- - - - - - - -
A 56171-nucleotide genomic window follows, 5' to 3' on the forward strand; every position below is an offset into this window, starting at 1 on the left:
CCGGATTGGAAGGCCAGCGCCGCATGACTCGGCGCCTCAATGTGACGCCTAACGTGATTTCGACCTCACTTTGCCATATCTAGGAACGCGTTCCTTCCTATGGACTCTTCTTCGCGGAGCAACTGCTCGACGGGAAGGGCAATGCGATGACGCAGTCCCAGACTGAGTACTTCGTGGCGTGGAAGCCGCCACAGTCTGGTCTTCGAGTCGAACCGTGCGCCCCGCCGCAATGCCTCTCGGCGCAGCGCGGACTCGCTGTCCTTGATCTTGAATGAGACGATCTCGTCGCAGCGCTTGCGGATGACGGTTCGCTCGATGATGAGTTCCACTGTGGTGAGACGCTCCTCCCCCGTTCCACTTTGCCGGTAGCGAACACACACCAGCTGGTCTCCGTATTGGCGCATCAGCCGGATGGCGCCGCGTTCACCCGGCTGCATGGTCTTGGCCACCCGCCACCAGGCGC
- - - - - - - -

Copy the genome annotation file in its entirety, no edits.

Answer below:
A 56171-nucleotide genomic window follows, 5' to 3' on the forward strand; every position below is an offset into this window, starting at 1 on the left:
CCGGATTGGAAGGCCAGCGCCGCATGACTCGGCGCCTCAATGTGACGCCTAACGTGATTTCGACCTCACTTTGCCATATCTAGGAACGCGTTCCTTCCTATGGACTCTTCTTCGCGGAGCAACTGCTCGACGGGAAGGGCAATGCGATGACGCAGTCCCAGACTGAGTACTTCGTGGCGTGGAAGCCGCCACAGTCTGGTCTTCGAGTCGAACCGTGCGCCCCGCCGCAATGCCTCTCGGCGCAGCGCGGACTCGCTGTCCTTGATCTTGAATGAGACGATCTCGTCGCAGCGCTTGCGGATGACGGTTCGCTCGATGATGAGTTCCACTGTGGTGAGACGCTCCTCCCCCGTTCCACTTTGCCGGTAGCGAACACACACCAGCTGGTCTCCGTATTGGCGCATCAGCCGGATGGCGCCGCGTTCACCCGGCTGCATGGTCTTGGCCACCCGCCACCAGGCGC